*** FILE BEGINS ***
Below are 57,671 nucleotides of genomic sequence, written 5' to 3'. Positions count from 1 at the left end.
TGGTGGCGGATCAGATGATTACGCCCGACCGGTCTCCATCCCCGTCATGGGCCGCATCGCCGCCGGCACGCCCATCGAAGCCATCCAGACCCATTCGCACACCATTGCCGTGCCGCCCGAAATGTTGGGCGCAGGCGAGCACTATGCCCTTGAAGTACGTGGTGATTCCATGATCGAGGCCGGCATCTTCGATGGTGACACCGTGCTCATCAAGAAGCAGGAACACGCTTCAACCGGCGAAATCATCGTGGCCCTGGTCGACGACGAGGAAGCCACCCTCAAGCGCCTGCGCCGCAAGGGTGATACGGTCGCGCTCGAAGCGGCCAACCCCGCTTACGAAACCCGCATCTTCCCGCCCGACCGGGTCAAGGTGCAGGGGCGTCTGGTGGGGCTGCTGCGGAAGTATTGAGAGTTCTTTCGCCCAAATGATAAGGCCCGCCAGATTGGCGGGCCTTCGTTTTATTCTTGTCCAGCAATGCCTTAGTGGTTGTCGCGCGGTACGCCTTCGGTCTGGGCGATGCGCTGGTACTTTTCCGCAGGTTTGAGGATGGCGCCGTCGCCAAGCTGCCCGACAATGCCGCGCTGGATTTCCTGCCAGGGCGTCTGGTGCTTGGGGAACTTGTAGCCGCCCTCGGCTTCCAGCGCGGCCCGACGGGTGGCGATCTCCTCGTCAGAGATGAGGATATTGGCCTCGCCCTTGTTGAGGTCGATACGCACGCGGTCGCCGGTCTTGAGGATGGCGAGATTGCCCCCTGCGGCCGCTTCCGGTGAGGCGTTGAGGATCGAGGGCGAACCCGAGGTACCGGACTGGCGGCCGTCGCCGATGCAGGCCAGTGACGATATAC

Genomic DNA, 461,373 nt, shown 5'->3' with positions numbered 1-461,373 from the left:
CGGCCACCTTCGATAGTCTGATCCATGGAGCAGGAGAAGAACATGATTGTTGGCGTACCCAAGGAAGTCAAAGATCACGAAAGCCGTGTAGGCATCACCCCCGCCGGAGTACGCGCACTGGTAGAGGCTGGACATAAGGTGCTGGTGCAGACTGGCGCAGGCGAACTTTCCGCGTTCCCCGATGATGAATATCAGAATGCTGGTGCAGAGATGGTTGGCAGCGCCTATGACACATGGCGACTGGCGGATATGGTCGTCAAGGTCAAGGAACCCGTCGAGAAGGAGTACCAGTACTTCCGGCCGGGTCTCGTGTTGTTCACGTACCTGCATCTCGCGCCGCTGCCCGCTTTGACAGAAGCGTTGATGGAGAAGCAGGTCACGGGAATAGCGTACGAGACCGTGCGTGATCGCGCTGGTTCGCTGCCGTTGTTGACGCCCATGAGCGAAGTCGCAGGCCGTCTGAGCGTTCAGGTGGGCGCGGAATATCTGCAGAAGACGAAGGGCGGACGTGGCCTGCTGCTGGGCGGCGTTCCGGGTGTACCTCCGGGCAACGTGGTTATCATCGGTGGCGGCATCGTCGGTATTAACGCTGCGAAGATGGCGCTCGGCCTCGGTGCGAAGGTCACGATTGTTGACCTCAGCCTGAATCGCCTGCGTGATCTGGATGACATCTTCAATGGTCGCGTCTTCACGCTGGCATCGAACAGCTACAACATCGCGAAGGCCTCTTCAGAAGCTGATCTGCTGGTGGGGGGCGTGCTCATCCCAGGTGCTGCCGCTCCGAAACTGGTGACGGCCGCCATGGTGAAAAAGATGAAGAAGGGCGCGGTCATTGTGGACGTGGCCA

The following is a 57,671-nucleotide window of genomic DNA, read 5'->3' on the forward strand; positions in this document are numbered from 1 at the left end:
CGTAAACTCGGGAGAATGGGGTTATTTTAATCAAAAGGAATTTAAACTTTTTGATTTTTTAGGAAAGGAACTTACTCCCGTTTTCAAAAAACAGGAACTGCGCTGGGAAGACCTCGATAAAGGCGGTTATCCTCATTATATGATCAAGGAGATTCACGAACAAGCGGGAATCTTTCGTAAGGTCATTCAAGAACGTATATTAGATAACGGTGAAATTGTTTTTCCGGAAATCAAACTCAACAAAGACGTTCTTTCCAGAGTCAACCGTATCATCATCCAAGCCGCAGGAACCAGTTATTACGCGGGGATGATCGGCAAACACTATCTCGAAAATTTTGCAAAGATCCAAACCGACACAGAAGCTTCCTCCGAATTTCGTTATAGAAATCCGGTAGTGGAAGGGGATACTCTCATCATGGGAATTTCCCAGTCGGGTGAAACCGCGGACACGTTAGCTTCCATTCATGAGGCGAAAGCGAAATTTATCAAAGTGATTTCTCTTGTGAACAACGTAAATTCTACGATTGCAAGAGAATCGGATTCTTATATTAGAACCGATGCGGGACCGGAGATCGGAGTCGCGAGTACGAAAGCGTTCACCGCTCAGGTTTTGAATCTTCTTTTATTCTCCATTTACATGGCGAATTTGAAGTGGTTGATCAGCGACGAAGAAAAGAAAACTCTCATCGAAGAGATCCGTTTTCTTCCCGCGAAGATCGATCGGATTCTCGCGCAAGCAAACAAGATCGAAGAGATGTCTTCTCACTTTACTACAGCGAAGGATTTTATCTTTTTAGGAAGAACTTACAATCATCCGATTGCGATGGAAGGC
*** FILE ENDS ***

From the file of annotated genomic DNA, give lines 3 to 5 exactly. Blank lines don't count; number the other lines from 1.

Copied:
Genomic DNA, 461,373 nt, shown 5'->3' with positions numbered 1-461,373 from the left:
CGGCCACCTTCGATAGTCTGATCCATGGAGCAGGAGAAGAACATGATTGTTGGCGTACCCAAGGAAGTCAAAGATCACGAAAGCCGTGTAGGCATCACCCCCGCCGGAGTACGCGCACTGGTAGAGGCTGGACATAAGGTGCTGGTGCAGACTGGCGCAGGCGAACTTTCCGCGTTCCCCGATGATGAATATCAGAATGCTGGTGCAGAGATGGTTGGCAGCGCCTATGACACATGGCGACTGGCGGATATGGTCGTCAAGGTCAAGGAACCCGTCGAGAAGGAGTACCAGTACTTCCGGCCGGGTCTCGTGTTGTTCACGTACCTGCATCTCGCGCCGCTGCCCGCTTTGACAGAAGCGTTGATGGAGAAGCAGGTCACGGGAATAGCGTACGAGACCGTGCGTGATCGCGCTGGTTCGCTGCCGTTGTTGACGCCCATGAGCGAAGTCGCAGGCCGTCTGAGCGTTCAGGTGGGCGCGGAATATCTGCAGAAGACGAAGGGCGGACGTGGCCTGCTGCTGGGCGGCGTTCCGGGTGTACCTCCGGGCAACGTGGTTATCATCGGTGGCGGCATCGTCGGTATTAACGCTGCGAAGATGGCGCTCGGCCTCGGTGCGAAGGTCACGATTGTTGACCTCAGCCTGAATCGCCTGCGTGATCTGGATGACATCTTCAATGGTCGCGTCTTCACGCTGGCATCGAACAGCTACAACATCGCGAAGGCCTCTTCAGAAGCTGATCTGCTGGTGGGGGGCGTGCTCATCCCAGGTGCTGCCGCTCCGAAACTGGTGACGGCCGCCATGGTGAAAAAGATGAAGAAGGGCGCGGTCATTGTGGACGTGGCCA

The following is a 57,671-nucleotide window of genomic DNA, read 5'->3' on the forward strand; positions in this document are numbered from 1 at the left end: